So it's with great interest that I read a LinuxWorld article that describes how a couple of ex-Microsoft folks are founding an open-source-based company (SourceLabs) to productise and support an (unyet specified) open-source platform, but presumably including the staple Apache, MySql (or Postgres), Python, among other elements. It's not totally clear where SourceLabs are going, but if they aim to provide pure stack-ware (maybe even divorced from the base OS, likely to at least include a Linux variant) then their market is likely to be either developers or deployers.

Ok, my thought is this: it seems to be possible for large companies to do little more than aggregate open-source components, develop some minor fixes, brand it and call it a product (this charge has actually been levelled at Sun by a few folks who somehow don't know how much Sun contributes to the GNOME and projects, among others - not guilty ;). This results in no significant contribution from such a company to any of the projects whose creations they bundle. It may even be possible that such an "aggregator" company can monopolise revenue from the components they bundle, even though those components are of high quality. The open-source "ethic" doesn't say anything about how the benefit (the revenue that an aggregator obtains by bundling open-source) can in part be shared with those who create the open-source components. Somehow that doesn't seem right or even viable.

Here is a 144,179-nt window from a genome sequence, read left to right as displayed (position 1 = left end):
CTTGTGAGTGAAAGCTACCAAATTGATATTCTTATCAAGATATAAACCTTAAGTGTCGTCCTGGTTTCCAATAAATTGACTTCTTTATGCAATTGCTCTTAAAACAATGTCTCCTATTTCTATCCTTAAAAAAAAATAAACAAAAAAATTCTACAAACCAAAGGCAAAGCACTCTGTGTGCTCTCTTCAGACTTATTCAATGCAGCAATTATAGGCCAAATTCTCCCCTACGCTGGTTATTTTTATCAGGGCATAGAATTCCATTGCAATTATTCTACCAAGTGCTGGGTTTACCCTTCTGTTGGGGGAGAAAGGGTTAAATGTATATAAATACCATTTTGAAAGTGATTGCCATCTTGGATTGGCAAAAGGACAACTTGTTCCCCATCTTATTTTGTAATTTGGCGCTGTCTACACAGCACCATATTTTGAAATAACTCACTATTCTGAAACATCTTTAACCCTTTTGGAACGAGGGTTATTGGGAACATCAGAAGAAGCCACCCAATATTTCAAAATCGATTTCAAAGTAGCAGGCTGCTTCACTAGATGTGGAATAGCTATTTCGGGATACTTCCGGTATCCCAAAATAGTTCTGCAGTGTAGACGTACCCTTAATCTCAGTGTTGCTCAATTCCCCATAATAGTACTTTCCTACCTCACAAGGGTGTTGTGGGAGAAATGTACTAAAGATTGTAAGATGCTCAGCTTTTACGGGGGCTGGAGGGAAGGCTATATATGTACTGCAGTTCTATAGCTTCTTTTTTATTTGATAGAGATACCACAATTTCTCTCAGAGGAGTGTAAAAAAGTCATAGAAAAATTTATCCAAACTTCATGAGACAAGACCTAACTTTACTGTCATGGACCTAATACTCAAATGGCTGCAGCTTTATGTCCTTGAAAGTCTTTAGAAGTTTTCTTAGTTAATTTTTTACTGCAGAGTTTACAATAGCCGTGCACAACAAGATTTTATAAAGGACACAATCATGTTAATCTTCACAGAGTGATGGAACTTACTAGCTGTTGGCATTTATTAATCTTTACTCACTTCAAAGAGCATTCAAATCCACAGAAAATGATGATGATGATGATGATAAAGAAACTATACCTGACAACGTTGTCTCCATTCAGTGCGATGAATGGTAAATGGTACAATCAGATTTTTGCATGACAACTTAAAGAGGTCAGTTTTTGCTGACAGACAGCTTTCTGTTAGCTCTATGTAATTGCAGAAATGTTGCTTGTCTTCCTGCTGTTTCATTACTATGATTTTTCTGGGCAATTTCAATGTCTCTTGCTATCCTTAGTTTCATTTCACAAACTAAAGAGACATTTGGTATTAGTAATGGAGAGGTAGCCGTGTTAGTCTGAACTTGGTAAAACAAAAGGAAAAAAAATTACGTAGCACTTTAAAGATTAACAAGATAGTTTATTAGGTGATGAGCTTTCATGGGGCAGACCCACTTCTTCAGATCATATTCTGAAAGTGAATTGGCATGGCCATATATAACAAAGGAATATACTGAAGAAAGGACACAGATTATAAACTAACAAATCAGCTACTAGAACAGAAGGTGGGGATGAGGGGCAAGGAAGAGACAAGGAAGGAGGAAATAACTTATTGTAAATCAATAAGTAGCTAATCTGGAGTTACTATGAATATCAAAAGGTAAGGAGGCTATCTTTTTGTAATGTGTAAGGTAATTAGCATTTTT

So what can be done to discourage aggregators from using open-source as cost-free out-sourcing? Or on a more positive note, to fund the developers (sometimes altruistic or fame-seeking individuals, but often companies who actually need to make a buck or two) who create high quality open-source components? Tricky. I hope that something can prevent aggregators from simply using the work of others while cherry-picking a few of the developers who maintained it - that seems monumentally unethical and ultimately fatal to the friendly, optimistic and above all innovative ecology of open-source.

My 2 cents, over to you!